On the Bookshelf: Dewey Defeats Truman
On the eve of the 1948 election, America was a fractured country. Racism was rampant, foreign relations were fraught, and political parties were more divided than ever. Americans were certain that President Harry S. Truman’s political career was over. “The ballots haven’t been counted,” noted political columnist Fred Othman, “but there seems to be no further need for holding up an affectional farewell to Harry Truman.” Truman’s own staff did not believe he could win. Nor did his wife, Bess. The only man in the world confident that Truman would win was Mr. Truman himself. And win he did. 1948 was a fight for the soul of a nation. In Dewey Defeats Truman, A. J. Baime sheds light on one of the most action-packed six months in American history, as Truman not only triumphs, but oversees watershed events — the passing of the Marshall Plan, the acknowledgement of Israel as a new state, the careful attention to the origins of the Cold War, and the first desegregation of the military. Not only did Truman win the election, he succeeded in guiding his country forward at a critical time with high stakes and haunting parallels to the modern day. History buffs are guaranteed to love every page.
Flexible Options for Events
Fundraising events have taken on an entirely different form in the past two years, with many shifting to online venues or some hybrid component of in-person and virtual. Each supporter or donor is different in how they feel about attending events and a new survey precisely examines their preferences when it comes to their attendance. The 2022 Fundraising Event Experience Report by Classy, surveyed 1,000 people who attended fundraising events between January 2020 and February 2022. More than a quarter of respondents (26%) attended events in person while 21% attended virtually because the event was 100% virtual. Twenty percent attended in person, but the event had a virtual component as well. Almost as many (19%) did not attend any events since before the pandemic and another 15% attended from home but the event had an in-person component as well. Authors of the 22-page report suggested that the flexibility of multiple attendance options attracts supporters. Some 35% of respondents attended fundraising events that gave them the option to participate in-person or virtually. Events that are strictly in-person or 100% virtual could deter a significant group of attendees who value the opportunity to choose, they argue.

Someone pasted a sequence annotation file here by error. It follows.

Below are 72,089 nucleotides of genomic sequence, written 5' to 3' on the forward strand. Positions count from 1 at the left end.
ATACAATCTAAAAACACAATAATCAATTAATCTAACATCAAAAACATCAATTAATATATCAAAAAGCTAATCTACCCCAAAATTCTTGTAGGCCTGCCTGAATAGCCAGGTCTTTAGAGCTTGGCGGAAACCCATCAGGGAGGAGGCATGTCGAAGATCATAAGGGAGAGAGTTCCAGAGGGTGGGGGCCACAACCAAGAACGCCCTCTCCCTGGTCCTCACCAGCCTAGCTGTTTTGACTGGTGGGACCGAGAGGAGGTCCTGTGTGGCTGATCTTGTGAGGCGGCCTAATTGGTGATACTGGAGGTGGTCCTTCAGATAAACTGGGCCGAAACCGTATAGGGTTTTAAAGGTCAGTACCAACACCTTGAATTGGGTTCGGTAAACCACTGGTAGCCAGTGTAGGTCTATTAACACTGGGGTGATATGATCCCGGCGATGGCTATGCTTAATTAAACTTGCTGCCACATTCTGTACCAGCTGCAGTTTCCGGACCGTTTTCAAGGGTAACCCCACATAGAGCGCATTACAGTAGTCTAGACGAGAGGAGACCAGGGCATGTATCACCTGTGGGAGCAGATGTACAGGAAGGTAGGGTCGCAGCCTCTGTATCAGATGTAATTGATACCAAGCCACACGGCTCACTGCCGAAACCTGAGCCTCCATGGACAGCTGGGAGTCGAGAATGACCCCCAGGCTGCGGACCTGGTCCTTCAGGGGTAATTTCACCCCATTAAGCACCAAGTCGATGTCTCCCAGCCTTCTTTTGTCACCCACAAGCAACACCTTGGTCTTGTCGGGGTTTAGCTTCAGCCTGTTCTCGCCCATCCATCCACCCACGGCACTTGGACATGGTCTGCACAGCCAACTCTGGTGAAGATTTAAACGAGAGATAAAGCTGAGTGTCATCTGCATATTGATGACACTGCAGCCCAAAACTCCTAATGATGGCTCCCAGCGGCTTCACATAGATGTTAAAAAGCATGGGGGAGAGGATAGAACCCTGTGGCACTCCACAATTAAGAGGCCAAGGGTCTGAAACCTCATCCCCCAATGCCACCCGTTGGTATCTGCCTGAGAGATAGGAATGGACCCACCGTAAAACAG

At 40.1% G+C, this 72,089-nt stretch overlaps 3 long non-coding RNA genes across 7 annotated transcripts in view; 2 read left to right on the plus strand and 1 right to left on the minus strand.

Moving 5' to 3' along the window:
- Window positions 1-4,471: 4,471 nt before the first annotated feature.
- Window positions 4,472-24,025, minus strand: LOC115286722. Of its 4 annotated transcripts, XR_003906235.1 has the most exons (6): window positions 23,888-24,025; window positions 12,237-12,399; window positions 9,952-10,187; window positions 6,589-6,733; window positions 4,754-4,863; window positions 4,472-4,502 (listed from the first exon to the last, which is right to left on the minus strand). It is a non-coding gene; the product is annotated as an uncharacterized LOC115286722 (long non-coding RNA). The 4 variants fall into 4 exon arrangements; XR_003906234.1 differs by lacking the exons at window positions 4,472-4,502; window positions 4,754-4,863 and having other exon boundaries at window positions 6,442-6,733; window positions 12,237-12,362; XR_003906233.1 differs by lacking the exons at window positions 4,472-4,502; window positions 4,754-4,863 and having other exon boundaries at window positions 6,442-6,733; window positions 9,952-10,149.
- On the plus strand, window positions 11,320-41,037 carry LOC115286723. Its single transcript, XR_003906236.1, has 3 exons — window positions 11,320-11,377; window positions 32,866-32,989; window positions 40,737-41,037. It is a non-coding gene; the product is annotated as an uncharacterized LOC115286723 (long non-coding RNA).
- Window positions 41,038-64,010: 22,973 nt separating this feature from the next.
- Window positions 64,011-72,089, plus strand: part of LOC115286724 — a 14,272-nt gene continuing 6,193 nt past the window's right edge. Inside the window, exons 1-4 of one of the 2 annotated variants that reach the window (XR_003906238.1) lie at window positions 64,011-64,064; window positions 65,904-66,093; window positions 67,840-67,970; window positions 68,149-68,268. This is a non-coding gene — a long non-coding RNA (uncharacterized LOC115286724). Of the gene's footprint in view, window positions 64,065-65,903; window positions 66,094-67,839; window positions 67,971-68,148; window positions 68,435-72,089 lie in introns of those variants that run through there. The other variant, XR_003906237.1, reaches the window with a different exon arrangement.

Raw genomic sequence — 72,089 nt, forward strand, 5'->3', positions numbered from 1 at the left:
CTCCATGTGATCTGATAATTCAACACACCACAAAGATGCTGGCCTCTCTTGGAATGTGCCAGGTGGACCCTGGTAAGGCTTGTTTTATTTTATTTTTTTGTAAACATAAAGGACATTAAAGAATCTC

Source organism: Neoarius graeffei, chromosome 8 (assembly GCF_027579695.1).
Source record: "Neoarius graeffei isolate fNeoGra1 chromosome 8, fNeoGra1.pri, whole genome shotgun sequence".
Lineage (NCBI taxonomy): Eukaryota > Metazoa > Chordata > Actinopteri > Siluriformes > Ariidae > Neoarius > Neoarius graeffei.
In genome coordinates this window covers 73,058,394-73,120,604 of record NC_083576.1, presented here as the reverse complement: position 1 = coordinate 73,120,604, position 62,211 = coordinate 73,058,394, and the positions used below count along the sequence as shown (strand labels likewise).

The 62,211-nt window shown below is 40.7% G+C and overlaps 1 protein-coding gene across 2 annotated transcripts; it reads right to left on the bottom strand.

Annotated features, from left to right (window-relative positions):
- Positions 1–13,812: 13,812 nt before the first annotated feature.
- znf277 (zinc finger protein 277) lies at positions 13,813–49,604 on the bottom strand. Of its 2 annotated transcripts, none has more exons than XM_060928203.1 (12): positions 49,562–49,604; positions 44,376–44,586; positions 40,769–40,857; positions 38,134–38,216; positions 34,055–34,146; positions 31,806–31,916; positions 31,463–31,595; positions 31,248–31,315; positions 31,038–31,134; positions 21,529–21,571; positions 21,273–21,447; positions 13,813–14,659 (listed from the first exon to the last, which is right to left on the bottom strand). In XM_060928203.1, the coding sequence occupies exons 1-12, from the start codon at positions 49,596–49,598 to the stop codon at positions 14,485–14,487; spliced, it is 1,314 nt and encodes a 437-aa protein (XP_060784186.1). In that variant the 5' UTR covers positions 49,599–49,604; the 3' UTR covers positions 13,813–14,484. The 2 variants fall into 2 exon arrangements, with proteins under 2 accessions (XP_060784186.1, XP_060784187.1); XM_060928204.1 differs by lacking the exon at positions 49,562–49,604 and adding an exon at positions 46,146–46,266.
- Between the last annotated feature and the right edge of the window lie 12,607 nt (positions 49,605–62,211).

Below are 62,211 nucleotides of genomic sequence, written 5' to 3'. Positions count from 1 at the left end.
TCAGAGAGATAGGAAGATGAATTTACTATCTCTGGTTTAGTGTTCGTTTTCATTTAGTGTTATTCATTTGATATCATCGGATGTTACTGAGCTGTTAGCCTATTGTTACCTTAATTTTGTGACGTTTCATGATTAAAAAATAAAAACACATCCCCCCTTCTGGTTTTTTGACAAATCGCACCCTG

Quiz: Where Non-Profits Are
Stratagems is published monthly by Jim Eskin, Founder of Eskin Fundraising Training, LLC. We offer workshops and customized training sessions for board members, staff and volunteers of non-profit organizations of all kinds and sizes. For details about our services and information, or to find out how to schedule a training session for your organization, visit our website. Follow our events on Facebook, and read more articles about philanthropy on our LinkedIn page.
Jim Eskin, Founder
Eskin Fundraising Training
ANSWERS TO THIS MONTH’S QUIZ: 1=e, 2=b, 3=a, 4=c, 5=d